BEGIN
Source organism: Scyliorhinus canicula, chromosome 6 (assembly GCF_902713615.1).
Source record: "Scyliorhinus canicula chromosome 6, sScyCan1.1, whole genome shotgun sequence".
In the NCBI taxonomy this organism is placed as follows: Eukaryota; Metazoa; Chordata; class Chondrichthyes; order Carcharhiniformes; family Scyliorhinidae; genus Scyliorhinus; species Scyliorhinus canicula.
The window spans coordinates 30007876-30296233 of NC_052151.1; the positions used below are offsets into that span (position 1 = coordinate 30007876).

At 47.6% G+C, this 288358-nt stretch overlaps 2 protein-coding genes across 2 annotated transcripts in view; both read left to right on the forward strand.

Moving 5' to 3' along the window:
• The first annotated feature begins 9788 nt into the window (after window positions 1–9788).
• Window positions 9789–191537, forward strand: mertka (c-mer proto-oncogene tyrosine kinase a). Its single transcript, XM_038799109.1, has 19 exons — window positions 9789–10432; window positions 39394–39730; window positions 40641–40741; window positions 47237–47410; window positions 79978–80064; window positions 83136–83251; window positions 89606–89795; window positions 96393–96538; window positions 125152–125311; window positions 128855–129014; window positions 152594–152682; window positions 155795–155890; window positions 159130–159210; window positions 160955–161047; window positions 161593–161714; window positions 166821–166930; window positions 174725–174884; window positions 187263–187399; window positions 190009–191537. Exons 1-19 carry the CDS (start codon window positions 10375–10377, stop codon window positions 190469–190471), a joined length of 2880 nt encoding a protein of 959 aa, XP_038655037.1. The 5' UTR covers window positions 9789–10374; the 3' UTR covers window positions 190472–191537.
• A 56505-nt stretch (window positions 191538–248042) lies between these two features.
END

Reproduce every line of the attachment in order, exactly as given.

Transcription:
Source organism: Scyliorhinus canicula, chromosome 6 (assembly GCF_902713615.1).
Source record: "Scyliorhinus canicula chromosome 6, sScyCan1.1, whole genome shotgun sequence".
In the NCBI taxonomy this organism is placed as follows: Eukaryota; Metazoa; Chordata; class Chondrichthyes; order Carcharhiniformes; family Scyliorhinidae; genus Scyliorhinus; species Scyliorhinus canicula.
The window spans coordinates 30007876-30296233 of NC_052151.1; the positions used below are offsets into that span (position 1 = coordinate 30007876).

At 47.6% G+C, this 288358-nt stretch overlaps 2 protein-coding genes across 2 annotated transcripts in view; both read left to right on the forward strand.

Moving 5' to 3' along the window:
• The first annotated feature begins 9788 nt into the window (after window positions 1–9788).
• Window positions 9789–191537, forward strand: mertka (c-mer proto-oncogene tyrosine kinase a). Its single transcript, XM_038799109.1, has 19 exons — window positions 9789–10432; window positions 39394–39730; window positions 40641–40741; window positions 47237–47410; window positions 79978–80064; window positions 83136–83251; window positions 89606–89795; window positions 96393–96538; window positions 125152–125311; window positions 128855–129014; window positions 152594–152682; window positions 155795–155890; window positions 159130–159210; window positions 160955–161047; window positions 161593–161714; window positions 166821–166930; window positions 174725–174884; window positions 187263–187399; window positions 190009–191537. Exons 1-19 carry the CDS (start codon window positions 10375–10377, stop codon window positions 190469–190471), a joined length of 2880 nt encoding a protein of 959 aa, XP_038655037.1. The 5' UTR covers window positions 9789–10374; the 3' UTR covers window positions 190472–191537.
• A 56505-nt stretch (window positions 191538–248042) lies between these two features.